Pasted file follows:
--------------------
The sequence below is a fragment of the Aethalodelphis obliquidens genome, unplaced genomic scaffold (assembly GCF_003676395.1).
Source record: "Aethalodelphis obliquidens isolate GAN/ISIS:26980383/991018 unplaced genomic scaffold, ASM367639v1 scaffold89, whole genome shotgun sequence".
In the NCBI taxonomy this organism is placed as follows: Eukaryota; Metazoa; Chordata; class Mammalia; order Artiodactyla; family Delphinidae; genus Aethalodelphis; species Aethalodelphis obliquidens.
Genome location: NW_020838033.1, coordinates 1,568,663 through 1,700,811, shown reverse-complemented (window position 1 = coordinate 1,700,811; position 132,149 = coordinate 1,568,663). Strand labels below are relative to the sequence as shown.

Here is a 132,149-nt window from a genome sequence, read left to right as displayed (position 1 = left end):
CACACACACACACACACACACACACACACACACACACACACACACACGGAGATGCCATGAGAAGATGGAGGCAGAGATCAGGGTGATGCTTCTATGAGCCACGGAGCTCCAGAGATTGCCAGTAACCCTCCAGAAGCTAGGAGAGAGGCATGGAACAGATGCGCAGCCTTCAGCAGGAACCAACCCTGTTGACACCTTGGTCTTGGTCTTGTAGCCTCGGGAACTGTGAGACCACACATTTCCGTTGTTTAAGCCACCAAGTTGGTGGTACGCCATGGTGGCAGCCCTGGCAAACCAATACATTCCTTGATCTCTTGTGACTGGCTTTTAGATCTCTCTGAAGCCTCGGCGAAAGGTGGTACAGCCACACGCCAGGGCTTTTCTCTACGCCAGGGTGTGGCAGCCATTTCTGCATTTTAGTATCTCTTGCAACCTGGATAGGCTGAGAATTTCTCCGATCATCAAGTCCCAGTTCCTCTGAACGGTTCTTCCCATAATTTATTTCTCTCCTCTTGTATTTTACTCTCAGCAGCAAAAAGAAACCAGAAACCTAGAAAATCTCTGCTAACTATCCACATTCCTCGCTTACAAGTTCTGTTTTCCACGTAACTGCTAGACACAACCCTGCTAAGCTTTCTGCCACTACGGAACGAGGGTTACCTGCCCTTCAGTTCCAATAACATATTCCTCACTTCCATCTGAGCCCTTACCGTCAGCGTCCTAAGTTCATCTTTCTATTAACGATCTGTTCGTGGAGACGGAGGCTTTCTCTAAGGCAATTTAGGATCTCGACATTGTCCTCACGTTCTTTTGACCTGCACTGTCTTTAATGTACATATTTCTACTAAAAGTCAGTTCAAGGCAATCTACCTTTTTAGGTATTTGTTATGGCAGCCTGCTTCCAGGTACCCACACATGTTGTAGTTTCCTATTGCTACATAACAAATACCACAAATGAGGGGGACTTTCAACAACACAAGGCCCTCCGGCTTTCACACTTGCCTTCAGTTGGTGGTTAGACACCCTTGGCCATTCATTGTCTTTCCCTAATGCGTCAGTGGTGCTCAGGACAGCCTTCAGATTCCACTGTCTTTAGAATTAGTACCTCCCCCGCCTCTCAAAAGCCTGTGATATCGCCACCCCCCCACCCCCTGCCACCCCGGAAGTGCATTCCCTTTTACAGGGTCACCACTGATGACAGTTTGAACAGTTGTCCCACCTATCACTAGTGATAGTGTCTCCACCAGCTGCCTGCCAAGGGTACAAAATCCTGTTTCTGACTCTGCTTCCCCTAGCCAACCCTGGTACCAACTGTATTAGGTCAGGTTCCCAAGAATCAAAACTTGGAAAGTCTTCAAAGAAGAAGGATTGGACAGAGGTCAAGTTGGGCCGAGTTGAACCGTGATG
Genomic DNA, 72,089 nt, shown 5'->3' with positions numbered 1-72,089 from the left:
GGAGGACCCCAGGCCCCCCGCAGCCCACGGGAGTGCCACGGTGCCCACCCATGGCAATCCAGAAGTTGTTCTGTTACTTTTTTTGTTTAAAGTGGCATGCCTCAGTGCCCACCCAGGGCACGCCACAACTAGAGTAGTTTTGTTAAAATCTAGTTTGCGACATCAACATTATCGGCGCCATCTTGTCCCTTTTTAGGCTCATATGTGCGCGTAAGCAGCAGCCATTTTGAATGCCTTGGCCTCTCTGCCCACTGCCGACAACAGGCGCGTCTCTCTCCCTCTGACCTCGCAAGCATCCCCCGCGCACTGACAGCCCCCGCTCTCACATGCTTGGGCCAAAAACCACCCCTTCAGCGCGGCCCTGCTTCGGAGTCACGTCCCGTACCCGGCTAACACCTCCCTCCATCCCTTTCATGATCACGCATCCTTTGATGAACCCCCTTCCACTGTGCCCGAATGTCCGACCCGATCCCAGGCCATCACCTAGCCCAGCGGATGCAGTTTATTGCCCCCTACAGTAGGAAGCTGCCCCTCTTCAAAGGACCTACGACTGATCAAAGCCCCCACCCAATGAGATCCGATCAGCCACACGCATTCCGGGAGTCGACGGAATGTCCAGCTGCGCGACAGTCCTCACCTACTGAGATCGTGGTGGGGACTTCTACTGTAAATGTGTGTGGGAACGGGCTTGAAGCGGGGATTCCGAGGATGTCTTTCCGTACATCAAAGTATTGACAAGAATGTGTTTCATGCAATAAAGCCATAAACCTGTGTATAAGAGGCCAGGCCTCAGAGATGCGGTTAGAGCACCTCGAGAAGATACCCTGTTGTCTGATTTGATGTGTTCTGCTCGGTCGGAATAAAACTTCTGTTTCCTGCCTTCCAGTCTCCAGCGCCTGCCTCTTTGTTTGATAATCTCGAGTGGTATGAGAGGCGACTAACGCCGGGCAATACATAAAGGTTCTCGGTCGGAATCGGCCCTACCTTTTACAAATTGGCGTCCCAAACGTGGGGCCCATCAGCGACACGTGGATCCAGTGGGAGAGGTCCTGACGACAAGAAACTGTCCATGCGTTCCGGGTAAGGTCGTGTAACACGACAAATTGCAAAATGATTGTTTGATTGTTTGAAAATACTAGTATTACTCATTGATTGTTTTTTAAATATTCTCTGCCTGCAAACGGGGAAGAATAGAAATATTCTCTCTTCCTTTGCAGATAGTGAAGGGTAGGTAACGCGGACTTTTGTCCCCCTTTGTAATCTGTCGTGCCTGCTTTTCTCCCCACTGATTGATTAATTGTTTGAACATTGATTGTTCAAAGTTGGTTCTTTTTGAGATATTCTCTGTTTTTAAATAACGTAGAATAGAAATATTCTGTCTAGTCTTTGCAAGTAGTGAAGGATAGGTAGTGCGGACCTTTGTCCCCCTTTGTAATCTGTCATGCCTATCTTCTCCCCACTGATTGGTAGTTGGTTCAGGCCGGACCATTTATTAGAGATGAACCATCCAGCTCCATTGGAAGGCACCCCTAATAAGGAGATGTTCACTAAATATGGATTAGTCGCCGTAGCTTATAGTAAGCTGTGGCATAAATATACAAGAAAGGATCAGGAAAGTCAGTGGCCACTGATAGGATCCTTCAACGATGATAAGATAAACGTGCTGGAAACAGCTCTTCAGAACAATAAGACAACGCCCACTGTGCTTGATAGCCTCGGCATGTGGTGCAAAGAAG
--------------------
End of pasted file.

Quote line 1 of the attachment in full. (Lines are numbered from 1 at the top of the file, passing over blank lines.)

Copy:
The sequence below is a fragment of the Aethalodelphis obliquidens genome, unplaced genomic scaffold (assembly GCF_003676395.1).